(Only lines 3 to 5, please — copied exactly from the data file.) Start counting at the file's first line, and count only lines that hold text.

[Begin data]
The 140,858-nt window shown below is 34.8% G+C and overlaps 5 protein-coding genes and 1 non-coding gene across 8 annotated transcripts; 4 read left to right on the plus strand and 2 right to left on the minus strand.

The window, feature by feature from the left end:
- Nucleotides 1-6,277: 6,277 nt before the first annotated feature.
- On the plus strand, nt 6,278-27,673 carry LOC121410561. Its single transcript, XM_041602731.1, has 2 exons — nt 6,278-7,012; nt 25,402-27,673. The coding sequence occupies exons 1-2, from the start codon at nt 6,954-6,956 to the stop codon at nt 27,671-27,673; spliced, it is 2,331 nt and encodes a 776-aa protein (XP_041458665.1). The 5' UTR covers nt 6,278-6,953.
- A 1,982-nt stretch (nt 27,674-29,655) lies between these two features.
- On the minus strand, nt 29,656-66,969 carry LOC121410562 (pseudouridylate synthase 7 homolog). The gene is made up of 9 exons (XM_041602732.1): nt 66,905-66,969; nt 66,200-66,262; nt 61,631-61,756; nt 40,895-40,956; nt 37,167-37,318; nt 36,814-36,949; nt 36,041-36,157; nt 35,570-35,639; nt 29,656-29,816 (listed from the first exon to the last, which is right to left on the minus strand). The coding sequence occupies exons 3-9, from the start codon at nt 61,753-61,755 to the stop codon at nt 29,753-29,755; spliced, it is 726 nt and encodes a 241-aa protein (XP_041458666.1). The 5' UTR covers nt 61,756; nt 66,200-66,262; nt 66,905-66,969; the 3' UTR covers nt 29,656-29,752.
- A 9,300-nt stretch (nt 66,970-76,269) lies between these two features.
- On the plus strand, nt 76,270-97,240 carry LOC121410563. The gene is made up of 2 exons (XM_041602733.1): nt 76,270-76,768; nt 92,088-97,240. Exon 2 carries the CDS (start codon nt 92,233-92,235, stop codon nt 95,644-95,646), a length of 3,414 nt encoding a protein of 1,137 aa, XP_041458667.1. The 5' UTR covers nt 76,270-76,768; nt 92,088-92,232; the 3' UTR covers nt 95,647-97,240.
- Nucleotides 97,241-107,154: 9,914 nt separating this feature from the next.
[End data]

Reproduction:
- Nucleotides 1-6,277: 6,277 nt before the first annotated feature.
- On the plus strand, nt 6,278-27,673 carry LOC121410561. Its single transcript, XM_041602731.1, has 2 exons — nt 6,278-7,012; nt 25,402-27,673. The coding sequence occupies exons 1-2, from the start codon at nt 6,954-6,956 to the stop codon at nt 27,671-27,673; spliced, it is 2,331 nt and encodes a 776-aa protein (XP_041458665.1). The 5' UTR covers nt 6,278-6,953.
- A 1,982-nt stretch (nt 27,674-29,655) lies between these two features.